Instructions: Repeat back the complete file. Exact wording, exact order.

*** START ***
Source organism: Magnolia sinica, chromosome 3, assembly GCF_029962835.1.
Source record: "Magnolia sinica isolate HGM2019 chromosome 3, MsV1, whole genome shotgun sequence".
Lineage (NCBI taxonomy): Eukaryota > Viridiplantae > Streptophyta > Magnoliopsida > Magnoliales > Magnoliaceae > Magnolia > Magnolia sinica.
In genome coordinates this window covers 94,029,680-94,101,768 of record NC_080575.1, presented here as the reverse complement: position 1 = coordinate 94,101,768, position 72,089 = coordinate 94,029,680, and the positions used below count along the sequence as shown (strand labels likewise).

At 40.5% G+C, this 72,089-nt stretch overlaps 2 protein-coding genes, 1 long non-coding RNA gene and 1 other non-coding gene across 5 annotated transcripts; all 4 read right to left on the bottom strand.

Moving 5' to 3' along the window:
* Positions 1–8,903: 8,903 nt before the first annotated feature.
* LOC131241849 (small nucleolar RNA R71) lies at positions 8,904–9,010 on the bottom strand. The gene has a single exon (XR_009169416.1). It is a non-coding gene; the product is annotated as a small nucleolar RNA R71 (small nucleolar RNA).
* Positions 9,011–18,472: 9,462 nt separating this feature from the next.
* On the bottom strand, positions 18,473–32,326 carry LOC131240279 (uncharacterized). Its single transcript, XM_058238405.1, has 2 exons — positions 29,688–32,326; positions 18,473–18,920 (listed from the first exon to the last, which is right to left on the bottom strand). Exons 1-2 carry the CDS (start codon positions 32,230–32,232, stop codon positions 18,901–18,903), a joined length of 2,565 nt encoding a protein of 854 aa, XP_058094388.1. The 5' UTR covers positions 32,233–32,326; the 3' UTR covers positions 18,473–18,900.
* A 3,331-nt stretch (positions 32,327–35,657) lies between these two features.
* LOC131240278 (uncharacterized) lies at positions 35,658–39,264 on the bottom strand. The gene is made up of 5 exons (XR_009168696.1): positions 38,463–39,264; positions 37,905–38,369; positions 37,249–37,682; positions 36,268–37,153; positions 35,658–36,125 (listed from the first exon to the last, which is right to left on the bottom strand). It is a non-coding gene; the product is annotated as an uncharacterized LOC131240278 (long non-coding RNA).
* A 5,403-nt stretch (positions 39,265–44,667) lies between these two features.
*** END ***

Source organism: Magnolia sinica, chromosome 3, assembly GCF_029962835.1.
Source record: "Magnolia sinica isolate HGM2019 chromosome 3, MsV1, whole genome shotgun sequence".
Lineage (NCBI taxonomy): Eukaryota > Viridiplantae > Streptophyta > Magnoliopsida > Magnoliales > Magnoliaceae > Magnolia > Magnolia sinica.
In genome coordinates this window covers 94,029,680-94,101,768 of record NC_080575.1, presented here as the reverse complement: position 1 = coordinate 94,101,768, position 72,089 = coordinate 94,029,680, and the positions used below count along the sequence as shown (strand labels likewise).

At 40.5% G+C, this 72,089-nt stretch overlaps 2 protein-coding genes, 1 long non-coding RNA gene and 1 other non-coding gene across 5 annotated transcripts; all 4 read right to left on the bottom strand.

Moving 5' to 3' along the window:
* Positions 1–8,903: 8,903 nt before the first annotated feature.
* LOC131241849 (small nucleolar RNA R71) lies at positions 8,904–9,010 on the bottom strand. The gene has a single exon (XR_009169416.1). It is a non-coding gene; the product is annotated as a small nucleolar RNA R71 (small nucleolar RNA).
* Positions 9,011–18,472: 9,462 nt separating this feature from the next.
* On the bottom strand, positions 18,473–32,326 carry LOC131240279 (uncharacterized). Its single transcript, XM_058238405.1, has 2 exons — positions 29,688–32,326; positions 18,473–18,920 (listed from the first exon to the last, which is right to left on the bottom strand). Exons 1-2 carry the CDS (start codon positions 32,230–32,232, stop codon positions 18,901–18,903), a joined length of 2,565 nt encoding a protein of 854 aa, XP_058094388.1. The 5' UTR covers positions 32,233–32,326; the 3' UTR covers positions 18,473–18,900.
* A 3,331-nt stretch (positions 32,327–35,657) lies between these two features.
* LOC131240278 (uncharacterized) lies at positions 35,658–39,264 on the bottom strand. The gene is made up of 5 exons (XR_009168696.1): positions 38,463–39,264; positions 37,905–38,369; positions 37,249–37,682; positions 36,268–37,153; positions 35,658–36,125 (listed from the first exon to the last, which is right to left on the bottom strand). It is a non-coding gene; the product is annotated as an uncharacterized LOC131240278 (long non-coding RNA).
* A 5,403-nt stretch (positions 39,265–44,667) lies between these two features.